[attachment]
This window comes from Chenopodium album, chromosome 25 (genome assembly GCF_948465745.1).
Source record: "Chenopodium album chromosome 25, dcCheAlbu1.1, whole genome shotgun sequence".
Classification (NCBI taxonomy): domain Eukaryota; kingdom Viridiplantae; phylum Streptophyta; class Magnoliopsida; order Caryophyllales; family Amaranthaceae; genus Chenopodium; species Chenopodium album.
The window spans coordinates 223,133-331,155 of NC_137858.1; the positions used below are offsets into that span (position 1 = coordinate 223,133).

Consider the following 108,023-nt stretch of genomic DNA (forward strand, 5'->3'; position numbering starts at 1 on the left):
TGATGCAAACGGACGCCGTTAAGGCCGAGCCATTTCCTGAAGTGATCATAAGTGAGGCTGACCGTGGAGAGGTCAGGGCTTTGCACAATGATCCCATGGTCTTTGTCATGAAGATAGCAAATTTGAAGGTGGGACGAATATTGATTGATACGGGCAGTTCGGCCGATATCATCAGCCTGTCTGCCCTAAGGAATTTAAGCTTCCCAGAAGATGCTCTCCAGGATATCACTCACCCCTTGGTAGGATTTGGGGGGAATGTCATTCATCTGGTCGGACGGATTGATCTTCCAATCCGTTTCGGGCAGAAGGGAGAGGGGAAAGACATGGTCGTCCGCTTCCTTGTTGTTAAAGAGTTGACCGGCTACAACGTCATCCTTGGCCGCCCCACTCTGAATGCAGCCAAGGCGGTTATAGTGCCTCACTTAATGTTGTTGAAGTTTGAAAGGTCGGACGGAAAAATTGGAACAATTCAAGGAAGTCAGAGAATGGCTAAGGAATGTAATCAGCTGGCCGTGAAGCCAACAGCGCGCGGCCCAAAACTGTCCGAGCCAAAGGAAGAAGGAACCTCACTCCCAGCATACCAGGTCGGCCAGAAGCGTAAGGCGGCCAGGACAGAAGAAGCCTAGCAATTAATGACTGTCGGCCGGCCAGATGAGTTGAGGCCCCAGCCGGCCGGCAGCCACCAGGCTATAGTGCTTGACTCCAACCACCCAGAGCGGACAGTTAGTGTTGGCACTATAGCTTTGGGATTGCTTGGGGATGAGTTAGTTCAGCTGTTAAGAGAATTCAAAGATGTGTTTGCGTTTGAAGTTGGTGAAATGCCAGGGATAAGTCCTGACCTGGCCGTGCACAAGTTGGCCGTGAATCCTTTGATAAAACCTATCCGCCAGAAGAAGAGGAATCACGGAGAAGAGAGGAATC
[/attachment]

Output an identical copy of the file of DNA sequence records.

This window comes from Chenopodium album, chromosome 25 (genome assembly GCF_948465745.1).
Source record: "Chenopodium album chromosome 25, dcCheAlbu1.1, whole genome shotgun sequence".
Classification (NCBI taxonomy): domain Eukaryota; kingdom Viridiplantae; phylum Streptophyta; class Magnoliopsida; order Caryophyllales; family Amaranthaceae; genus Chenopodium; species Chenopodium album.
The window spans coordinates 223,133-331,155 of NC_137858.1; the positions used below are offsets into that span (position 1 = coordinate 223,133).

Consider the following 108,023-nt stretch of genomic DNA (forward strand, 5'->3'; position numbering starts at 1 on the left):
TGATGCAAACGGACGCCGTTAAGGCCGAGCCATTTCCTGAAGTGATCATAAGTGAGGCTGACCGTGGAGAGGTCAGGGCTTTGCACAATGATCCCATGGTCTTTGTCATGAAGATAGCAAATTTGAAGGTGGGACGAATATTGATTGATACGGGCAGTTCGGCCGATATCATCAGCCTGTCTGCCCTAAGGAATTTAAGCTTCCCAGAAGATGCTCTCCAGGATATCACTCACCCCTTGGTAGGATTTGGGGGGAATGTCATTCATCTGGTCGGACGGATTGATCTTCCAATCCGTTTCGGGCAGAAGGGAGAGGGGAAAGACATGGTCGTCCGCTTCCTTGTTGTTAAAGAGTTGACCGGCTACAACGTCATCCTTGGCCGCCCCACTCTGAATGCAGCCAAGGCGGTTATAGTGCCTCACTTAATGTTGTTGAAGTTTGAAAGGTCGGACGGAAAAATTGGAACAATTCAAGGAAGTCAGAGAATGGCTAAGGAATGTAATCAGCTGGCCGTGAAGCCAACAGCGCGCGGCCCAAAACTGTCCGAGCCAAAGGAAGAAGGAACCTCACTCCCAGCATACCAGGTCGGCCAGAAGCGTAAGGCGGCCAGGACAGAAGAAGCCTAGCAATTAATGACTGTCGGCCGGCCAGATGAGTTGAGGCCCCAGCCGGCCGGCAGCCACCAGGCTATAGTGCTTGACTCCAACCACCCAGAGCGGACAGTTAGTGTTGGCACTATAGCTTTGGGATTGCTTGGGGATGAGTTAGTTCAGCTGTTAAGAGAATTCAAAGATGTGTTTGCGTTTGAAGTTGGTGAAATGCCAGGGATAAGTCCTGACCTGGCCGTGCACAAGTTGGCCGTGAATCCTTTGATAAAACCTATCCGCCAGAAGAAGAGGAATCACGGAGAAGAGAGGAATC